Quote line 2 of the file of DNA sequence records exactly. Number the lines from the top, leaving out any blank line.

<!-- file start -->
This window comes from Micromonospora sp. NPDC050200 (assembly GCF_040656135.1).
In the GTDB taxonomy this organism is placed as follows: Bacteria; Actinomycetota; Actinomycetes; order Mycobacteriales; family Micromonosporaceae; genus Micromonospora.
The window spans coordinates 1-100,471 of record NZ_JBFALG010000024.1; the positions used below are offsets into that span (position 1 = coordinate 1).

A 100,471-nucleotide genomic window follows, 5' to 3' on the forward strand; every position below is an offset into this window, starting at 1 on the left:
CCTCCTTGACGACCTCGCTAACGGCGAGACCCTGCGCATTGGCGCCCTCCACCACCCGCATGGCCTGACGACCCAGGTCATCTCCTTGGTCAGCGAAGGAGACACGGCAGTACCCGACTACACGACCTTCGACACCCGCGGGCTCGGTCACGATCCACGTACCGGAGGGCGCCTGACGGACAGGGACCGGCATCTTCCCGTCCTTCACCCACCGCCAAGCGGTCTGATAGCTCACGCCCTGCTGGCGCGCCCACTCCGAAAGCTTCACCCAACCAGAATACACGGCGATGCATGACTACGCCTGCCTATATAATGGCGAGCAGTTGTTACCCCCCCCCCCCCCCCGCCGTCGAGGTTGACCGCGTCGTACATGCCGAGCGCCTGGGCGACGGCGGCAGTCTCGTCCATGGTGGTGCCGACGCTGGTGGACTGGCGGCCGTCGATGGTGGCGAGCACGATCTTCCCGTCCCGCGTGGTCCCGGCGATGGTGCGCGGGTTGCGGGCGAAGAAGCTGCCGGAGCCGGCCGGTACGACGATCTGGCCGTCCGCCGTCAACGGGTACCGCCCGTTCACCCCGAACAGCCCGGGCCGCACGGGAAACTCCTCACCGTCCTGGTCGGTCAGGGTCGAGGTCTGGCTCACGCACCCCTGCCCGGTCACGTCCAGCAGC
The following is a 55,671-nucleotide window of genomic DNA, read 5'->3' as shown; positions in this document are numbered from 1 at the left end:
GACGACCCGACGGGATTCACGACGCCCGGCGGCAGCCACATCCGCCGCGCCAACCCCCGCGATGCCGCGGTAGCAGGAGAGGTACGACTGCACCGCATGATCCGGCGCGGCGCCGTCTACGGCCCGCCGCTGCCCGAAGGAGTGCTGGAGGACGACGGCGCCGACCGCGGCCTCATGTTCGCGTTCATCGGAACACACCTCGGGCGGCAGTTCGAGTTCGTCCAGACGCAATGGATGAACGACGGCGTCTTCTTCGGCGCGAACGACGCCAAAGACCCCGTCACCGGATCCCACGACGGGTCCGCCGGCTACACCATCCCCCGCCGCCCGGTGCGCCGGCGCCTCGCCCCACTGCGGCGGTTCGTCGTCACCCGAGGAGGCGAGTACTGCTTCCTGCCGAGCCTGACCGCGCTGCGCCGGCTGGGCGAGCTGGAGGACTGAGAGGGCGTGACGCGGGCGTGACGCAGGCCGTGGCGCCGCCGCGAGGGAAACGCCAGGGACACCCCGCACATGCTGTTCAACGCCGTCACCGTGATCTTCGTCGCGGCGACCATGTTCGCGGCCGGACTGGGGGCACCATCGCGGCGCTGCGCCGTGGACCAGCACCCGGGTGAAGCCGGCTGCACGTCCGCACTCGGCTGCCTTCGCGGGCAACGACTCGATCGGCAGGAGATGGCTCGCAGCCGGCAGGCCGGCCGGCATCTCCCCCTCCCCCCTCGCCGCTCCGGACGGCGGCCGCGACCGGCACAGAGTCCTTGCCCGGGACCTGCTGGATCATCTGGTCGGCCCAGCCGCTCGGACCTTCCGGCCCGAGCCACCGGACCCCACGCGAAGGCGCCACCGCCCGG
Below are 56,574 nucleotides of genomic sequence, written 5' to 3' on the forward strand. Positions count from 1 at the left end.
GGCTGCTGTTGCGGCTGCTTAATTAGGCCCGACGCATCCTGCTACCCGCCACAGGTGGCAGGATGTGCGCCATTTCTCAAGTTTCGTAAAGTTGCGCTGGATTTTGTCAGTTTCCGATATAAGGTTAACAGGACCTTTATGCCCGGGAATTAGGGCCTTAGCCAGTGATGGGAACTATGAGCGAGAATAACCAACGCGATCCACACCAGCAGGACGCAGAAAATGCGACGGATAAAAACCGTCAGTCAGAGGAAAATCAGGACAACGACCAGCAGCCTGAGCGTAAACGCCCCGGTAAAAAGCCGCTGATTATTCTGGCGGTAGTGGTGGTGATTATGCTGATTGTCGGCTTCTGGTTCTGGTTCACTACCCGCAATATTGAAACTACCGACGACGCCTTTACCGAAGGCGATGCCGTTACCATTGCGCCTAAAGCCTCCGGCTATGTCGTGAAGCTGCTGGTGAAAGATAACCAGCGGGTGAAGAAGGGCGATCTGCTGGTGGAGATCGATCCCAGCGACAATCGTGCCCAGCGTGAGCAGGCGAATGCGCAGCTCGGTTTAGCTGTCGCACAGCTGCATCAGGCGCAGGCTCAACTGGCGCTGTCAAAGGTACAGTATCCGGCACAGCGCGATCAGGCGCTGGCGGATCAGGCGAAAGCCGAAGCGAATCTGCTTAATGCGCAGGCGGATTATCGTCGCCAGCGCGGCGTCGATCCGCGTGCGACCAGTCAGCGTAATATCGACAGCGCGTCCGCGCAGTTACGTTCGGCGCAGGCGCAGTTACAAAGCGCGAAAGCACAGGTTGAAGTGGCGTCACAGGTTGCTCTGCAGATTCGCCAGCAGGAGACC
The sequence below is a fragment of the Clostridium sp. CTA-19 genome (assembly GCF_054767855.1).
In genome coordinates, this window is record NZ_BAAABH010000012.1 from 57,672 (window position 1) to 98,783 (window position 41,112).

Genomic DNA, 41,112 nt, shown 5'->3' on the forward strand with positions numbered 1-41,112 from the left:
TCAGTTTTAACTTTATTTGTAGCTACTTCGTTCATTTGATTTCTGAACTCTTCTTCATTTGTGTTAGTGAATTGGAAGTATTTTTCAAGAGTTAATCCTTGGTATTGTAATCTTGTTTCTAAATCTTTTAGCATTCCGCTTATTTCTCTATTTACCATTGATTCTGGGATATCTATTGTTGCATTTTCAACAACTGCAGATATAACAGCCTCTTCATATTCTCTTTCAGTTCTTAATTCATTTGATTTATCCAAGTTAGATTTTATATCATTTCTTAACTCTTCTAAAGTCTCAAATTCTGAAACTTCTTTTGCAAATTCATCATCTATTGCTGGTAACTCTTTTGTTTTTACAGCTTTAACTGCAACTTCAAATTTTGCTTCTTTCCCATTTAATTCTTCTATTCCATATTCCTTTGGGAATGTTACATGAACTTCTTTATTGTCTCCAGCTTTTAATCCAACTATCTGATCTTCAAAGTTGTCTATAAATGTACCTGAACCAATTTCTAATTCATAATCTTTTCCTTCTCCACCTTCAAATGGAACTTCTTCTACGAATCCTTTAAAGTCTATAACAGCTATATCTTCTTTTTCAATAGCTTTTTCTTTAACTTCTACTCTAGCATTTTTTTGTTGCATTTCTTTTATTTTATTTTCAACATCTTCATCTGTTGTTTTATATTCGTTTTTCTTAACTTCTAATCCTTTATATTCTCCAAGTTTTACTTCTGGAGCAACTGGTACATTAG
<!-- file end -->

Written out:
In the GTDB taxonomy this organism is placed as follows: Bacteria; Actinomycetota; Actinomycetes; order Mycobacteriales; family Micromonosporaceae; genus Micromonospora.